The harsh realities of the gold mining industry of the 21st century appear to have fallen on stony ground, among unions pressing for pay rises, leaving the employers under pressure to come up with a counter offer Wednesday.
The majority National Union of Mineworkers wants an 80 per cent pay increase and its rival AMCU 100 per cent. Both rejected an offer this week from Harmony, Anglogold Ashanti and Sibanye of between 7.8 per cent and 12.96 per cent.
The Chamber of Mines spent Tuesday morning presenting the economics of South Africa’s gold mines in a bid to sway unions. In the presentation the employers said that the AMCU demand alone would add R6 billion, about half a million US dollars, to the wage bill of just one mine.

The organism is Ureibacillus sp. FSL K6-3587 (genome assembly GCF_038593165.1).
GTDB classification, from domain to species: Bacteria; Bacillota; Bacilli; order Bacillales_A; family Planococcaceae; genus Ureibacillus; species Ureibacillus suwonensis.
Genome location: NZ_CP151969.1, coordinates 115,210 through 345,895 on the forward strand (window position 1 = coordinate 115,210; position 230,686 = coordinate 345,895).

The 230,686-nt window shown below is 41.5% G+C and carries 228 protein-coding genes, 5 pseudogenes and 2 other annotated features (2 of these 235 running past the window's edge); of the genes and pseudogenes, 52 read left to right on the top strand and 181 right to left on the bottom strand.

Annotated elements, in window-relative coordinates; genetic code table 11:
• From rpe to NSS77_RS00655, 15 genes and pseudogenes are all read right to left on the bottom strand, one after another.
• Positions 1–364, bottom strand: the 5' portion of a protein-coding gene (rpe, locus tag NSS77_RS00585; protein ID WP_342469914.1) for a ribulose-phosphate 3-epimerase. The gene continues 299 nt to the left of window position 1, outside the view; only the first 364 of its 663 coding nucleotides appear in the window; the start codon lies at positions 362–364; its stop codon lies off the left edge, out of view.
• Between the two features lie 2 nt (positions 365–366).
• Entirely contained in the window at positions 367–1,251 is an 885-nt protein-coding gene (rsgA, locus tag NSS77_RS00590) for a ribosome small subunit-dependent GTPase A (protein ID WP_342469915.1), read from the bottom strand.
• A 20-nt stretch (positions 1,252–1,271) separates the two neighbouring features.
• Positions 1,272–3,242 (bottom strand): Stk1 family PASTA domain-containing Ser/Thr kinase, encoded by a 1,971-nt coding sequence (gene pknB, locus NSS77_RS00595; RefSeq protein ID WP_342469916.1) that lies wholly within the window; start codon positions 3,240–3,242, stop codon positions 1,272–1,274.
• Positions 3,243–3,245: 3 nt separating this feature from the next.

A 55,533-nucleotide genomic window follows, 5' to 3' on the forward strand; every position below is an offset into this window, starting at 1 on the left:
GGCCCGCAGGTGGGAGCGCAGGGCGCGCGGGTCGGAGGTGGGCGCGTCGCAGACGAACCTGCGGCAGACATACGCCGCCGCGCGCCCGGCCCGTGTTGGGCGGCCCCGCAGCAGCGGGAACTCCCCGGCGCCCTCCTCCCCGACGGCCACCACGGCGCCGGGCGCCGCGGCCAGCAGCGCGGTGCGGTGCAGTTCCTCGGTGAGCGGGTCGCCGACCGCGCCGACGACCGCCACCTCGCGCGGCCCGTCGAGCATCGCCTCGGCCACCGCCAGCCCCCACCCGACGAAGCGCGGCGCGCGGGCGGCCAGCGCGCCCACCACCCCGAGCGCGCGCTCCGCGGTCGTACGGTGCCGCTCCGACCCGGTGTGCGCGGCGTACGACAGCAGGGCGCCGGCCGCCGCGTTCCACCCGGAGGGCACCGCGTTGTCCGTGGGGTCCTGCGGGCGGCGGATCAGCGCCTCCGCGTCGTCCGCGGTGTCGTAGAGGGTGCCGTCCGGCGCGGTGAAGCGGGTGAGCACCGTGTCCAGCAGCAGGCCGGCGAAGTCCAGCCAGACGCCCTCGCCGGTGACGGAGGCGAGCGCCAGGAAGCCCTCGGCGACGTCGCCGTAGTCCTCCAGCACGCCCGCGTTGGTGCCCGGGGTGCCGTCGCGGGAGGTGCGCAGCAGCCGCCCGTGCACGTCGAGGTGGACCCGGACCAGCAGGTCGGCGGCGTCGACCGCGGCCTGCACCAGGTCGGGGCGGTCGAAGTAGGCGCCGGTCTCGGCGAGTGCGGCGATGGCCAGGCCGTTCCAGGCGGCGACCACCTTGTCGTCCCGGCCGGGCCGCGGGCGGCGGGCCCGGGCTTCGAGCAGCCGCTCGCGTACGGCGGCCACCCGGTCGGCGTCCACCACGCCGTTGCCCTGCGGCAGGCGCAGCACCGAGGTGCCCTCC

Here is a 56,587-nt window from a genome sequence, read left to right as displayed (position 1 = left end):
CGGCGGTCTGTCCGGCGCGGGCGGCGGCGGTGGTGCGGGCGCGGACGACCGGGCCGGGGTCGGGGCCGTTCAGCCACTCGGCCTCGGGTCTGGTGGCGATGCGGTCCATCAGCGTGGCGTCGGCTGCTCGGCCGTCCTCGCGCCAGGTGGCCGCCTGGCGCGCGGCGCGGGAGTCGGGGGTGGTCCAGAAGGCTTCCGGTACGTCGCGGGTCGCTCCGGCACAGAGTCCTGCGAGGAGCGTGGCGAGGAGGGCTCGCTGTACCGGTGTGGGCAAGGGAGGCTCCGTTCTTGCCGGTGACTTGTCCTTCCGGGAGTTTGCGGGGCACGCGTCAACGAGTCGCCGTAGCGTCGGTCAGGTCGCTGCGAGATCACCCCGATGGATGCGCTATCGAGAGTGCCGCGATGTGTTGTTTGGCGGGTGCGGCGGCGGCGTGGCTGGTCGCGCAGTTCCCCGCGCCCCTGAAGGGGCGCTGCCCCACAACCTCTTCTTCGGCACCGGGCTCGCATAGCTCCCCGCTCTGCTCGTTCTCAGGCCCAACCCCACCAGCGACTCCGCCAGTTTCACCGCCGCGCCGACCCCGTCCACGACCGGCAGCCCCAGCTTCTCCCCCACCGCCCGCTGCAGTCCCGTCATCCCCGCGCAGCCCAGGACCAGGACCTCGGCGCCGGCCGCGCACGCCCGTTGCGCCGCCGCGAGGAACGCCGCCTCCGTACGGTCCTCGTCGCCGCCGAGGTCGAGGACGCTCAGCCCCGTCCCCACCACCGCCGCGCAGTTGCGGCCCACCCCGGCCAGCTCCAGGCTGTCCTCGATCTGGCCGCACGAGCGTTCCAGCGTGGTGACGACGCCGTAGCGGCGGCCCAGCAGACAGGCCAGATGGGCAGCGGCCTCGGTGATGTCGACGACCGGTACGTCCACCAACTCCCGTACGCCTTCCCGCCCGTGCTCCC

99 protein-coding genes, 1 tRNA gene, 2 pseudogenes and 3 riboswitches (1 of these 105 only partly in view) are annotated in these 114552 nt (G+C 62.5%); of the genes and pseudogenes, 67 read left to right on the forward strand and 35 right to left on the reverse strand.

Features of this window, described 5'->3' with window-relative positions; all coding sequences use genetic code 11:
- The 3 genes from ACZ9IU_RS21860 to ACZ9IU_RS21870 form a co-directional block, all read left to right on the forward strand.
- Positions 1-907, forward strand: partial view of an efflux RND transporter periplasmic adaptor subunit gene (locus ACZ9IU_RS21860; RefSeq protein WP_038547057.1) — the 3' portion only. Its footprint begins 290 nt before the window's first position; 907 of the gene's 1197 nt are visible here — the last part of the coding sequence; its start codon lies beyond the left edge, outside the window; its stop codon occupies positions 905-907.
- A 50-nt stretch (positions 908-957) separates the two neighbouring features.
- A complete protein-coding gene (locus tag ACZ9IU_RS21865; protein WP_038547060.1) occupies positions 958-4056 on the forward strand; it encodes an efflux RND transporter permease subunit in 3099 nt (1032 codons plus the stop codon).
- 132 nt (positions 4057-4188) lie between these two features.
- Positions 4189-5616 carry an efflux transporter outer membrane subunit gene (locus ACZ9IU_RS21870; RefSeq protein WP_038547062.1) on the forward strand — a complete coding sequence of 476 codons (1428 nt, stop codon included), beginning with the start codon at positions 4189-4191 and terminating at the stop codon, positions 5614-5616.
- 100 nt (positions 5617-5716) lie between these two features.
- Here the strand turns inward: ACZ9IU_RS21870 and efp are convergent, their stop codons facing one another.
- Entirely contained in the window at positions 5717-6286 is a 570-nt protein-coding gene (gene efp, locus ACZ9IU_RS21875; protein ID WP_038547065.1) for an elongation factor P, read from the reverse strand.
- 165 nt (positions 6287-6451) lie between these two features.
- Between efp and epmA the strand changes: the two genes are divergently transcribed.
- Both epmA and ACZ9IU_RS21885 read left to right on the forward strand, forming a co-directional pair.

“If these increases are granted most of the mines will be under water. This could be the end of the mining industry,” says Elize Strydom, the chief negotiator for the employers.
Analysts warn that more than 20,000 jobs could be lost by the end of the year if hefty pay rises are granted. Already, the workforce in the gold mines has dropped from 180,000 to a mere 120,000 in the last ten years.
“If they do not come up with a counter offer tomorrow we will deadlock,” says Manzini Zungu, the spokesman for AMCU.
“We did not come here for al lecture on economics, we came here for pay negotiations.”
Wednesday will be the last day in the third round of pay talks that could drag on until September.
Wages make up 55 per cent of costs in gold mining.